In my writing and reading I’ve come to recognise that people perpetuate horrors everyday and either they are hidden or dismissed. We don’t have to look that far to see the stories that need to be told in a ‘grand’ way not simply a journalistic way, so the magnitude of the event/action is not lost in our need to normalise everything. And writing has helped me understand that I have been one of those folks normalising the ‘not normal’! So it’s always a great stretch for me to imagine horror then write it.
How have you seen the horror genre change over the years? And how do you think it will continue to evolve?
The most obvious changes in horror I’ve seen are the increased participation of people of colour and women in the genre. And of course that means that the subject matter and perspectives are different. For example I can’t imagine a non-black writer coming up with Jordan Peele’s “Get Out” yet the story is so elemental to African American experience. The stereotypical subjects that editors always have derided people of colour, women and queer people for I think can become the fresh ideas new writers will incorporate in their work. We have only touched the surface of how those emerging from different cultures will express themselves in horror. I think Tananarive Due opened an important door when she wrote The Good House in 2003. Michelle Lane’s horror/slave novel Invisible Chains and Justina Ireland’s zombie extravaganza Dread Nation are other recent examples of building on the horrors of real history and creating a new horror. Black Leopard Red Wolf by Marlon James is an extraordinary tale and landscape. I imagine many more stories with that deeply ethnic and female core in the future.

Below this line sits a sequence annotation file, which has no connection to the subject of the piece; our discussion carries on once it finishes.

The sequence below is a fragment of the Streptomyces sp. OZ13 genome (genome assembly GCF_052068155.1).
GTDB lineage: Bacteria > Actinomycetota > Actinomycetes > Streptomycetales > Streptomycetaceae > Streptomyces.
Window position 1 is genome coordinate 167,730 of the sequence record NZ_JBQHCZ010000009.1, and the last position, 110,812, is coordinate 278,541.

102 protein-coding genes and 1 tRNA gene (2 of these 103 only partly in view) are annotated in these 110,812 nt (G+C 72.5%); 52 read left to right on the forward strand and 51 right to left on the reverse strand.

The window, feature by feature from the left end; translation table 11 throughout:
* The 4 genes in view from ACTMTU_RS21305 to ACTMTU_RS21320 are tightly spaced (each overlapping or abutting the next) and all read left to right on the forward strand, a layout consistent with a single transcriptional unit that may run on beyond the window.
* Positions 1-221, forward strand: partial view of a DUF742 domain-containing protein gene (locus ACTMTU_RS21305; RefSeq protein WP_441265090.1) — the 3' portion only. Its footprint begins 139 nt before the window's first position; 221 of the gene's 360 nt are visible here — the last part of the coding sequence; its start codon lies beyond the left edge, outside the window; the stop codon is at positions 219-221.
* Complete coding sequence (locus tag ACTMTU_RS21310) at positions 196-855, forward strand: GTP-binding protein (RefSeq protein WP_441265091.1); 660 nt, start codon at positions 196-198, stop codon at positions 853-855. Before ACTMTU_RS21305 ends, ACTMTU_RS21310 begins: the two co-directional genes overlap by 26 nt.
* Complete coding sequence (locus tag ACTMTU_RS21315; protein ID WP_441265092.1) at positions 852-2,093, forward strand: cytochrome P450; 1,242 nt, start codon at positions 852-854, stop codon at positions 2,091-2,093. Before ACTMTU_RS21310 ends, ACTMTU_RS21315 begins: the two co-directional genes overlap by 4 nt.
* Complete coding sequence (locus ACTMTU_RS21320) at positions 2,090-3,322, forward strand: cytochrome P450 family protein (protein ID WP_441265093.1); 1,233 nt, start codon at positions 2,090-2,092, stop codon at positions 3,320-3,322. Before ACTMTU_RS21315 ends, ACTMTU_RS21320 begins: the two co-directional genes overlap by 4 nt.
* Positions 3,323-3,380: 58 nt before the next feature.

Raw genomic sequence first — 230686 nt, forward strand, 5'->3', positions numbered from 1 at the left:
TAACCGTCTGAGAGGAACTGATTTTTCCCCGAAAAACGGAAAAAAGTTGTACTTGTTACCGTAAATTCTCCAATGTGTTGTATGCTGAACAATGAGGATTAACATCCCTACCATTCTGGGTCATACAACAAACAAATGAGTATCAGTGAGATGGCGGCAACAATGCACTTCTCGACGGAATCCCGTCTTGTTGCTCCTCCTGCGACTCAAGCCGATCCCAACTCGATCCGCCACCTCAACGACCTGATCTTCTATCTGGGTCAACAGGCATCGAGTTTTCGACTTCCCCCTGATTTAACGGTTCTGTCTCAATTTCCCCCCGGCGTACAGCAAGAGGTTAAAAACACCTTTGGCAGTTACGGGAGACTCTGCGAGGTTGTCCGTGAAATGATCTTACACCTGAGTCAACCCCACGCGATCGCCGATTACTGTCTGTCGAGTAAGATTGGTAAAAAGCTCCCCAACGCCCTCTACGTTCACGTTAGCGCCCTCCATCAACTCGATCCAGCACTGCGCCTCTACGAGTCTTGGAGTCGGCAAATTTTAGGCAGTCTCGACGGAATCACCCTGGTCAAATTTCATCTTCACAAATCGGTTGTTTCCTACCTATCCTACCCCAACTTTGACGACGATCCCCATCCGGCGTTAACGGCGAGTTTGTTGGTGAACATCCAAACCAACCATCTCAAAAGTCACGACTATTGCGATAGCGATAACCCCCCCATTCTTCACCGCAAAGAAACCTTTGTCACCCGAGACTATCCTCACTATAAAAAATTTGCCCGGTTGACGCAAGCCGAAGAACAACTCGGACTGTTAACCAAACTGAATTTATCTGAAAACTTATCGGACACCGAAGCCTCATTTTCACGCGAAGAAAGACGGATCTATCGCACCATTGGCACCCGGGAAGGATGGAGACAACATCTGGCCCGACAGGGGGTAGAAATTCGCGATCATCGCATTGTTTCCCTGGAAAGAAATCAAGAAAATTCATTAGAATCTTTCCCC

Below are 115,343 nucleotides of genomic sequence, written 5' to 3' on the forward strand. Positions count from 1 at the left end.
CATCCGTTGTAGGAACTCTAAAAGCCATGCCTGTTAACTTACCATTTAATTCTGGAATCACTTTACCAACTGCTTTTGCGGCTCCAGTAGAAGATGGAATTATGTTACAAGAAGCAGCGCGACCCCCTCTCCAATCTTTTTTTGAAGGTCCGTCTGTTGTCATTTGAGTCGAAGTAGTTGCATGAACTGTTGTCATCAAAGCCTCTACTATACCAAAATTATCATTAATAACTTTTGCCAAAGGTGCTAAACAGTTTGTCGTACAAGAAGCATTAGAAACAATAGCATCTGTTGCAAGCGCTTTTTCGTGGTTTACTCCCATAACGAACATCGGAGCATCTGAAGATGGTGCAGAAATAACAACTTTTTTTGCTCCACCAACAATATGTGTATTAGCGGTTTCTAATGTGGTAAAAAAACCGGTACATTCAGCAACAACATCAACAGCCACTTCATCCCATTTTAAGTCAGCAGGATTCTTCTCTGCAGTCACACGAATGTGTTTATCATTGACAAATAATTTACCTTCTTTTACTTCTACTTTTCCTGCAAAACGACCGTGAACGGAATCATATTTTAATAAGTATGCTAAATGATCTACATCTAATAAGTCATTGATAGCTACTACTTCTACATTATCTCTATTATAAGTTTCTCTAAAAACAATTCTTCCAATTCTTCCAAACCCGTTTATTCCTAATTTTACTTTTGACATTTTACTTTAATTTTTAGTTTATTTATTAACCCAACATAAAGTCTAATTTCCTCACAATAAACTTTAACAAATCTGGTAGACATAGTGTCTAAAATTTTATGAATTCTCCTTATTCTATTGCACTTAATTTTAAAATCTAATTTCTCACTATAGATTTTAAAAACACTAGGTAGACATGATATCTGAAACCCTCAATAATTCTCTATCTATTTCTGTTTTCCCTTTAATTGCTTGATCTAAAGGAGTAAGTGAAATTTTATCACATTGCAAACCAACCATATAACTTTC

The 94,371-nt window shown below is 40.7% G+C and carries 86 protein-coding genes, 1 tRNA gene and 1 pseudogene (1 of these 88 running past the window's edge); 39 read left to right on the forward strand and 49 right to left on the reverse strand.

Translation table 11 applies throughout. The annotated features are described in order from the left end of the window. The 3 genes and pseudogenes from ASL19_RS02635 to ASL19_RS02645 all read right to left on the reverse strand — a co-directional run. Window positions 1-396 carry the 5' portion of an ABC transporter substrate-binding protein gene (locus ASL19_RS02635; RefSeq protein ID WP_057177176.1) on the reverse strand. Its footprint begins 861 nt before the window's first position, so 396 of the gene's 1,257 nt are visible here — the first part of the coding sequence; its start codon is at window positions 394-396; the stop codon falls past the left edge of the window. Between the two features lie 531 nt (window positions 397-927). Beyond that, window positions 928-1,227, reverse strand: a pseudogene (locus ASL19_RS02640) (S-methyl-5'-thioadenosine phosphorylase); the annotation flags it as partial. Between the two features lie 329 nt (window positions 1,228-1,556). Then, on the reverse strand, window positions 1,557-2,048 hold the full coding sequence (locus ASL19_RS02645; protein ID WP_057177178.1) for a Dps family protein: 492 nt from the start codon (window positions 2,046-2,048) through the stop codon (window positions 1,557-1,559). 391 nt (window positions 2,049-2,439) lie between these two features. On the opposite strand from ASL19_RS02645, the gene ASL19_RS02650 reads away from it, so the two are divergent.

How do you feel the LGBTQ community has been represented thus far in the genre and what hopes do you have for representation in the genre going forward?
We can always go back to the inestimable Oscar Wilde or even Sheridan LeFanu and see that queers stories have been around for a while. Of course Poppy Z Brite has had immense popularity over the years. Still, I feel like it’s in the past decade that queer writers have stepped out into the horror world fully.
Who are some of your favorite LGBTQ characters in horror?
I loved the titular character in Carmilla so much I wrote an homage story called “Caramel” with black lesbian characters escaping slavery. And I love Margaret and Serena in Affinity by Sarah Waters. The character, Pie’oh’pah, in Clive Barker’s Imajica is also a fascinating, complex Queer figure I love.
Who are some LGBTQ horror authors you recommend our audience check out?
A friend of mine, Stephanie Andrea Allen, just published a wonderful book How to Dispatch a Human: Stories and Suggestions . I really love its horror and its humour. She also edited an anthology Black from the Future, a collection of Black speculative fiction. Wilder Girls by Rory Power is beautifully scary. The Boys on the Mountain by John Inman, since I love a haunted house story.
What is one piece of advice you would give horror authors today?
If I were giving one piece of advice I’d say all of the monsters are right in your own neighbourhood, your own home. One can look at any character or situation and take it to the extreme and have a horror story. Our pasts, both personal and historical, hold so many frightful things one never has to make up monsters.